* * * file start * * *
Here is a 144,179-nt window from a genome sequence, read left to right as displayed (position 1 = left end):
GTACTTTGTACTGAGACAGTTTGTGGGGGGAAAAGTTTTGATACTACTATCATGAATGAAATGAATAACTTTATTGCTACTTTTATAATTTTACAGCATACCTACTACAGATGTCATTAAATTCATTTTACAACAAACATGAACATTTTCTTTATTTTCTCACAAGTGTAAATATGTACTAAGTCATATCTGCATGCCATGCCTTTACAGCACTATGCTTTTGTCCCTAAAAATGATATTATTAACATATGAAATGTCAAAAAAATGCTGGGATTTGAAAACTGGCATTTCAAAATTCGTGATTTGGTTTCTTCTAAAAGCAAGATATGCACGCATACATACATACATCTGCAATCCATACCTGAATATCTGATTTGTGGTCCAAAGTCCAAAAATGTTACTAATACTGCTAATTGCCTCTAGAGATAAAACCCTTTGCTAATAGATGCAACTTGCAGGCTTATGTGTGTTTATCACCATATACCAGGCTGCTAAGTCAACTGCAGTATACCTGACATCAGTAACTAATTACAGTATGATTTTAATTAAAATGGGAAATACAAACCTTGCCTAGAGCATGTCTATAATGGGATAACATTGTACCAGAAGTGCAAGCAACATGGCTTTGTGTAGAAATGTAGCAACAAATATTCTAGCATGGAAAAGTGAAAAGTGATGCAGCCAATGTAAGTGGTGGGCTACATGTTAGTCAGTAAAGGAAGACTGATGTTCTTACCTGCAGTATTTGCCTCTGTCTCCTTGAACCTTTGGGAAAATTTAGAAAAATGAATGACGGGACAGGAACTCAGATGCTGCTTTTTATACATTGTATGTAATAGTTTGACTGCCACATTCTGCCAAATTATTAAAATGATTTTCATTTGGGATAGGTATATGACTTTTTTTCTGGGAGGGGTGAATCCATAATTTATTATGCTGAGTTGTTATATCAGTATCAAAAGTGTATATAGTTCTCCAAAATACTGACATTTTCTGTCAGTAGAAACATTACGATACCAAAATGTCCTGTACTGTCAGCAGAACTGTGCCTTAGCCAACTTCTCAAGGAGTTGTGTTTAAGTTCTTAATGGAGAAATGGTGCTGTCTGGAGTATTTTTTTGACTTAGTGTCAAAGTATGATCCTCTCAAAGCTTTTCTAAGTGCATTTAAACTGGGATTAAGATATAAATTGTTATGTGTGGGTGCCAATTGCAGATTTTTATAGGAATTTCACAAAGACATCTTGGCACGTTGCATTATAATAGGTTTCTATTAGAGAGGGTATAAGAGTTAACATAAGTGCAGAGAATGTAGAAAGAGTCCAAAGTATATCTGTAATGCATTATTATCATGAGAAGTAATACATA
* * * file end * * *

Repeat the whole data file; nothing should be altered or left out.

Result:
Here is a 144,179-nt window from a genome sequence, read left to right as displayed (position 1 = left end):
GTACTTTGTACTGAGACAGTTTGTGGGGGGAAAAGTTTTGATACTACTATCATGAATGAAATGAATAACTTTATTGCTACTTTTATAATTTTACAGCATACCTACTACAGATGTCATTAAATTCATTTTACAACAAACATGAACATTTTCTTTATTTTCTCACAAGTGTAAATATGTACTAAGTCATATCTGCATGCCATGCCTTTACAGCACTATGCTTTTGTCCCTAAAAATGATATTATTAACATATGAAATGTCAAAAAAATGCTGGGATTTGAAAACTGGCATTTCAAAATTCGTGATTTGGTTTCTTCTAAAAGCAAGATATGCACGCATACATACATACATCTGCAATCCATACCTGAATATCTGATTTGTGGTCCAAAGTCCAAAAATGTTACTAATACTGCTAATTGCCTCTAGAGATAAAACCCTTTGCTAATAGATGCAACTTGCAGGCTTATGTGTGTTTATCACCATATACCAGGCTGCTAAGTCAACTGCAGTATACCTGACATCAGTAACTAATTACAGTATGATTTTAATTAAAATGGGAAATACAAACCTTGCCTAGAGCATGTCTATAATGGGATAACATTGTACCAGAAGTGCAAGCAACATGGCTTTGTGTAGAAATGTAGCAACAAATATTCTAGCATGGAAAAGTGAAAAGTGATGCAGCCAATGTAAGTGGTGGGCTACATGTTAGTCAGTAAAGGAAGACTGATGTTCTTACCTGCAGTATTTGCCTCTGTCTCCTTGAACCTTTGGGAAAATTTAGAAAAATGAATGACGGGACAGGAACTCAGATGCTGCTTTTTATACATTGTATGTAATAGTTTGACTGCCACATTCTGCCAAATTATTAAAATGATTTTCATTTGGGATAGGTATATGACTTTTTTTCTGGGAGGGGTGAATCCATAATTTATTATGCTGAGTTGTTATATCAGTATCAAAAGTGTATATAGTTCTCCAAAATACTGACATTTTCTGTCAGTAGAAACATTACGATACCAAAATGTCCTGTACTGTCAGCAGAACTGTGCCTTAGCCAACTTCTCAAGGAGTTGTGTTTAAGTTCTTAATGGAGAAATGGTGCTGTCTGGAGTATTTTTTTGACTTAGTGTCAAAGTATGATCCTCTCAAAGCTTTTCTAAGTGCATTTAAACTGGGATTAAGATATAAATTGTTATGTGTGGGTGCCAATTGCAGATTTTTATAGGAATTTCACAAAGACATCTTGGCACGTTGCATTATAATAGGTTTCTATTAGAGAGGGTATAAGAGTTAACATAAGTGCAGAGAATGTAGAAAGAGTCCAAAGTATATCTGTAATGCATTATTATCATGAGAAGTAATACATA